- Original research article
- Open Access
Reducing infantile anemia: insight on patterns of process and outcome indicators by ethnicity and socioeconomic class during a 10-year intervention program and 5 years after
Israel Journal of Health Policy Research volume 11, Article number: 2 (2022)
In 2005, Clalit Health Services (CHS), the largest health maintenance organization in Israel, initiated an intervention program aimed at reducing the prevalence rate of infantile anemia (IA). This study evaluated the progress made during the intervention (2005–2014) and its yield 5 years after it ended (2019).
The CHS database was retrospectively reviewed twice yearly from 2005 to 2014 for repetitive samples of children aged 9 to 18 months regarding the previous half-year interval, and a single sample in 2019. Data were collected on gender, ethnicity (Jewish/non-Jewish), socioeconomic class (SEC; low/intermediate/high), hemoglobin testing (yes/no), and hemoglobin level (if tested). Excluded were infants with documented or suspected hemoglobinopathy.
At study initiation, the rate of performance of hemoglobin testing was 54.7%, and the IA prevalence rate was 7.8%. The performance rate was lower in the Jewish than the non-Jewish subpopulation. The low-SEC subpopulation had a similar hemoglobin testing rate to the high-SEC subpopulation but double the IA prevalence rate. Overall, by the end of the intervention (2014), the performance rate increased to 87.5%, and the AI prevalence rate decreased to 3.4%. In 2019, there was little change in the performance rate from the end of the intervention (88%) and the IA prevalence was further reduced to 2.7%. The non-Jewish and low-SEC subpopulations showed the most improvement which was maintained and even bettered 5 years after the intervention ended.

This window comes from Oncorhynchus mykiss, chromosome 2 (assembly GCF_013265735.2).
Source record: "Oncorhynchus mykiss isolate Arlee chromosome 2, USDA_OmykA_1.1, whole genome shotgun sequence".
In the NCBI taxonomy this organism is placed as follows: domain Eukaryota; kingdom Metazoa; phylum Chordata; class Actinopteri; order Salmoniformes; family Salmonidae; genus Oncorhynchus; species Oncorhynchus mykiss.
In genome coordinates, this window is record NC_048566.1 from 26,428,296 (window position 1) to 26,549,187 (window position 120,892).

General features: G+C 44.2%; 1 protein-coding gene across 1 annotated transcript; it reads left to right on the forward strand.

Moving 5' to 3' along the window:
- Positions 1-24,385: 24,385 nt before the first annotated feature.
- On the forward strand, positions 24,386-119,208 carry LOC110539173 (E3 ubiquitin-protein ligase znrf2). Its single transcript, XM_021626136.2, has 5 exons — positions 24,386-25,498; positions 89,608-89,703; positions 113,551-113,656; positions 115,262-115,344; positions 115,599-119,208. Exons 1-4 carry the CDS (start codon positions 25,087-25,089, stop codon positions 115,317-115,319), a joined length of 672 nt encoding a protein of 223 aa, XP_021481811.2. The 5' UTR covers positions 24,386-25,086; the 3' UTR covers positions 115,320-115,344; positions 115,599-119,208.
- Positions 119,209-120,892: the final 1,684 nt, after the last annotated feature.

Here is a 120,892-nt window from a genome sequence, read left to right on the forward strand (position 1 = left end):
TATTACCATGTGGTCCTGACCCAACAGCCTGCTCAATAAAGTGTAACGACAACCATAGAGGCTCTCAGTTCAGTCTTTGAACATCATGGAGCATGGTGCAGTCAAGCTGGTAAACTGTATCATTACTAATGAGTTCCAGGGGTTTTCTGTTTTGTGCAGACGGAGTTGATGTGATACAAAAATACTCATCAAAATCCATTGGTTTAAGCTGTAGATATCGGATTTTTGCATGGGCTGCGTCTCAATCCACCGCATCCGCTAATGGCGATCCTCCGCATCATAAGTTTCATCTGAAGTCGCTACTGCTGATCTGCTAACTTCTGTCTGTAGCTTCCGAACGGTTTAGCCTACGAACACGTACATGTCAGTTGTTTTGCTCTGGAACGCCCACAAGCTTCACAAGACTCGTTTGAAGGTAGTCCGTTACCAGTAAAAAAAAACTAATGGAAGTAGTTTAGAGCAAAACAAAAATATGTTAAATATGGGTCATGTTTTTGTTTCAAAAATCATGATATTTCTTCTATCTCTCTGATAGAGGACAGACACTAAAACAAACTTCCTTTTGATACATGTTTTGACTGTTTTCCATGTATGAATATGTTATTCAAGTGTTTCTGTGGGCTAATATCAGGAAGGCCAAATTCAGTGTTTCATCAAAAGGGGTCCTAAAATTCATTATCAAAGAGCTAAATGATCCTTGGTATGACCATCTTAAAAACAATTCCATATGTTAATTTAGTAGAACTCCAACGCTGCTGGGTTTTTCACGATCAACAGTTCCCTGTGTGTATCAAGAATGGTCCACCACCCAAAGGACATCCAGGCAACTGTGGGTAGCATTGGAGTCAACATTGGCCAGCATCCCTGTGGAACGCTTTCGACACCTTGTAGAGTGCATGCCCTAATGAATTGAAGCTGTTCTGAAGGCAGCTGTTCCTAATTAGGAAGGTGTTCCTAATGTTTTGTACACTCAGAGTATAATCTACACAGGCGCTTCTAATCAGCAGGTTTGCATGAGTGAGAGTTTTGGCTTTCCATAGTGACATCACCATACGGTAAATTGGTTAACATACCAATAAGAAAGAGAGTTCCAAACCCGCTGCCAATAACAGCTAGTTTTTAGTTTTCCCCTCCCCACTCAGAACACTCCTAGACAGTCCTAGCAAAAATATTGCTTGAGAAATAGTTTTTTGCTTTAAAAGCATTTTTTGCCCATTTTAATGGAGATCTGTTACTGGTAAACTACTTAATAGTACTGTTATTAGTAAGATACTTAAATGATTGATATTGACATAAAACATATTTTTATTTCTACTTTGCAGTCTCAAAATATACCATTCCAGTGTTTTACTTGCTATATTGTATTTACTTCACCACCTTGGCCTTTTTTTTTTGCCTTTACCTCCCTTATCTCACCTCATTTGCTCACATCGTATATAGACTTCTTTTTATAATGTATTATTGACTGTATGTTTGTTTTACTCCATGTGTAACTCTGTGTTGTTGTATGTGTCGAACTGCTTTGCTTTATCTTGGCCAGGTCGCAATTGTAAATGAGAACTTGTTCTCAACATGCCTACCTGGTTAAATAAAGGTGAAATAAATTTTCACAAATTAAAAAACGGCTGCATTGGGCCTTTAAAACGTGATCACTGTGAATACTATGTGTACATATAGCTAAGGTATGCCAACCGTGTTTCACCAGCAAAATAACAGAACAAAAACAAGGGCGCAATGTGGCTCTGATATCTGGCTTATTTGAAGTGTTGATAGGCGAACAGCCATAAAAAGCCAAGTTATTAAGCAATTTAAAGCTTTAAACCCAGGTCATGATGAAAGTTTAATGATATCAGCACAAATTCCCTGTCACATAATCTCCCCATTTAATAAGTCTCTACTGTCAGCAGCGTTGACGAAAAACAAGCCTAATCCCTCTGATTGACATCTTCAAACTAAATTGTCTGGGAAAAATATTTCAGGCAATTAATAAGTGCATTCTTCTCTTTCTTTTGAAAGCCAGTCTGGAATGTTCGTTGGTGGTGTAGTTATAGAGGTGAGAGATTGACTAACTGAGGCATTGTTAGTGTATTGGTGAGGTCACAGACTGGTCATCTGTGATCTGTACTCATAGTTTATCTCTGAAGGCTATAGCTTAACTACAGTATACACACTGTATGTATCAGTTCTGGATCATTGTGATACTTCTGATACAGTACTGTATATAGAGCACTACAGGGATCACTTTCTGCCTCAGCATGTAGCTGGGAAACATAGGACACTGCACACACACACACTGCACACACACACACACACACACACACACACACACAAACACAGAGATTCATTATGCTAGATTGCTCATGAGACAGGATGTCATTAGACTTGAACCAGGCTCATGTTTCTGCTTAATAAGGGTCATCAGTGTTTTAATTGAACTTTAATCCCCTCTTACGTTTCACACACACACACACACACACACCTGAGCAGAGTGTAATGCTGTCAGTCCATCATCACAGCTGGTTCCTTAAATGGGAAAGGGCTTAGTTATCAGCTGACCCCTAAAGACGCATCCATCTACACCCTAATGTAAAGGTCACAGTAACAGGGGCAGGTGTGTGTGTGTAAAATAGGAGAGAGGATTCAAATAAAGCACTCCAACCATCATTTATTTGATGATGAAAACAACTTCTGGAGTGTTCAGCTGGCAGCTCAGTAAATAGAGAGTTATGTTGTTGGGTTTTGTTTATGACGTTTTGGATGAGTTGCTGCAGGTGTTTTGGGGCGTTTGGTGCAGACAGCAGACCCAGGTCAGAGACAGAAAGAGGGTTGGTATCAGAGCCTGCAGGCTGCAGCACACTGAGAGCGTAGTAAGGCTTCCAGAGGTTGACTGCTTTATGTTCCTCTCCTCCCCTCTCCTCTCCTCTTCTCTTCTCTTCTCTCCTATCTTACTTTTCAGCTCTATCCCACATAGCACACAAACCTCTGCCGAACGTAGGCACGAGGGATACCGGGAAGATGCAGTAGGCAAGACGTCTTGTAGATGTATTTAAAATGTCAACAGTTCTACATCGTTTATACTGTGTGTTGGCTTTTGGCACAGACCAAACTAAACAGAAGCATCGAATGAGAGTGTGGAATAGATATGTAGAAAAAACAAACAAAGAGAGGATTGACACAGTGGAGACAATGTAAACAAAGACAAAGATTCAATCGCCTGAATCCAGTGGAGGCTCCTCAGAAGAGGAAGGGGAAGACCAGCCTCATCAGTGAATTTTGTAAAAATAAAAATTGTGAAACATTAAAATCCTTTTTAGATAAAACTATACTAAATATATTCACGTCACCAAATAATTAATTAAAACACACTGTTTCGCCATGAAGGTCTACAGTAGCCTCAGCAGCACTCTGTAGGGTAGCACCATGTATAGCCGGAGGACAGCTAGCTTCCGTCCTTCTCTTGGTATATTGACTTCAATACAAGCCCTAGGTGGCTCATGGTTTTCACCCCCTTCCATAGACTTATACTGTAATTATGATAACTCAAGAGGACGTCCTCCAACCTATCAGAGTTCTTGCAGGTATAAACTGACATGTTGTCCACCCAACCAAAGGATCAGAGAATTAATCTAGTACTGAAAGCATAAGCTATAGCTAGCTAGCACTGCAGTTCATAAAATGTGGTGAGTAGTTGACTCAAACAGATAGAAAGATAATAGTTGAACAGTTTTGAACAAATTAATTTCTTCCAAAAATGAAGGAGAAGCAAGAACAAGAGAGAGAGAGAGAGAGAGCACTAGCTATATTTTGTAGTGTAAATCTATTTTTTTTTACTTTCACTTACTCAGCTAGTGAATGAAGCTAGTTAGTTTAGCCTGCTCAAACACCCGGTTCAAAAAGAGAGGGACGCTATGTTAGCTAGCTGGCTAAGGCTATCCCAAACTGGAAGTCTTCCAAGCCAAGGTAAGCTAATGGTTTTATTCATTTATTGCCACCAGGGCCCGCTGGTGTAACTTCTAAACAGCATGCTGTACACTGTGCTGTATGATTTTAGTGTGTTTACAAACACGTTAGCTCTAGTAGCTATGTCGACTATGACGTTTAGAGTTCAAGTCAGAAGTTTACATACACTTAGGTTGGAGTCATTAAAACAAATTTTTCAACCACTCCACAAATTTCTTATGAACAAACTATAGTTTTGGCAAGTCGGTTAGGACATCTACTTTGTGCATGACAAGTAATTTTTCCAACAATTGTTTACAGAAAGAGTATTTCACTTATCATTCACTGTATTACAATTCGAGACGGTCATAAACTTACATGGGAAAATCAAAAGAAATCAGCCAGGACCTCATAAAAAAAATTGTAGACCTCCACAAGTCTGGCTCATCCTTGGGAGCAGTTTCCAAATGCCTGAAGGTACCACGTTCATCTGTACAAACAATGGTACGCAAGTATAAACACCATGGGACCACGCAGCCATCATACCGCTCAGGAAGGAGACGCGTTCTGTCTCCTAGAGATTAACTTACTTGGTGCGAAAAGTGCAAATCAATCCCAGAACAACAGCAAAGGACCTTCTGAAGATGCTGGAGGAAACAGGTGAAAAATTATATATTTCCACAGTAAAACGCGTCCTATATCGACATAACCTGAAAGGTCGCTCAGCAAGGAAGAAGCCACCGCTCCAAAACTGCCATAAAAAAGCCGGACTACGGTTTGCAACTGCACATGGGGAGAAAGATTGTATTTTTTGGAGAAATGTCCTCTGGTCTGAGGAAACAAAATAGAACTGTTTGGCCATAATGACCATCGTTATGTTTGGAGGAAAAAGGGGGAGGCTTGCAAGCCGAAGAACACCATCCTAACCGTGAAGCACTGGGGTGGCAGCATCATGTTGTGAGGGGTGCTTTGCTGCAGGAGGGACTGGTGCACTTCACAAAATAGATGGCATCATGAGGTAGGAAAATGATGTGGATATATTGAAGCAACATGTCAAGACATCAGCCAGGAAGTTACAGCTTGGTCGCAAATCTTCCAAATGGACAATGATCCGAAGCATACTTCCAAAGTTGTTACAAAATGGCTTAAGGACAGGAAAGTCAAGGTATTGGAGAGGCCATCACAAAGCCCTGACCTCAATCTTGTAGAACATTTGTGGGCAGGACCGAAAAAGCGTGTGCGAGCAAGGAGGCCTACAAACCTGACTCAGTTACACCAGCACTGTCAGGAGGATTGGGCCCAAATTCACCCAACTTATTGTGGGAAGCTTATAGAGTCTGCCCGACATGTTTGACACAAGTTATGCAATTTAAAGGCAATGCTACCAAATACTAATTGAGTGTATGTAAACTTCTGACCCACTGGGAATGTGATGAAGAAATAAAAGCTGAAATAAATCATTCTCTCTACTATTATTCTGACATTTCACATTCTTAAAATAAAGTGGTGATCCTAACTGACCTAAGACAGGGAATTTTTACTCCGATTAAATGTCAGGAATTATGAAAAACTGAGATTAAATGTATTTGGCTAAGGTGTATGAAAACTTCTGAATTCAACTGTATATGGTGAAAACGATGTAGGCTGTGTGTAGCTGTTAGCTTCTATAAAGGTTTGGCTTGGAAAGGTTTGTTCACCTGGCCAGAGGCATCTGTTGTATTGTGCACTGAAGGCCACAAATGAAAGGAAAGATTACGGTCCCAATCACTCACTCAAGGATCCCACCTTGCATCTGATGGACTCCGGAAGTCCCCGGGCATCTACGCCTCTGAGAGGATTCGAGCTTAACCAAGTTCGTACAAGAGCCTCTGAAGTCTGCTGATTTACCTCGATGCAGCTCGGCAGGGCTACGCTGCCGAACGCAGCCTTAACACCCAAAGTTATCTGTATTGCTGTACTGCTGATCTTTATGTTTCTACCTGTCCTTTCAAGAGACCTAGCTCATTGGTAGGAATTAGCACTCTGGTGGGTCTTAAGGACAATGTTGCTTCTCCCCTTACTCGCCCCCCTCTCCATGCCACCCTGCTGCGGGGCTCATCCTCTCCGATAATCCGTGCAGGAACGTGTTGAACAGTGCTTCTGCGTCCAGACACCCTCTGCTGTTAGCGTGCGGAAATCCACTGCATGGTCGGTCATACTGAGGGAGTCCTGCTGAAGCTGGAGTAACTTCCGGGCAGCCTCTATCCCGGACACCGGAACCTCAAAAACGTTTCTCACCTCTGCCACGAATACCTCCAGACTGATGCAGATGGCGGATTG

The 10-year IA intervention program introduced by CHS in 2005 led to a reduction in IA prevalence rate to about 3.5% in all sub-populations evaluated. By program end, the results in the weaker subpopulations, which had the highest prevalence of IA at baseline, were not inferior to those in the stronger subpopulations. We recommended to the Israel Ministry of Health to adopt the intervention countrywide, and we challenge other countries to consider similar interventions.
Anemia currently affects 24.8% of the world’s population, with the highest prevalence in the preschool age group. The most significant cause is iron deficiency. In 2002, iron-deficiency anemia (IDA) was included among the important contributing factors to the global burden of disease . The mean reported global prevalence rate of IDA in children aged 0.5–4.99 years is 47.4% , ranging from 21% in Europe to 67.6% in Africa. Studies from the United States reported IDA rates of 8% to 14% in children aged 1 to 3 years [3,4,5].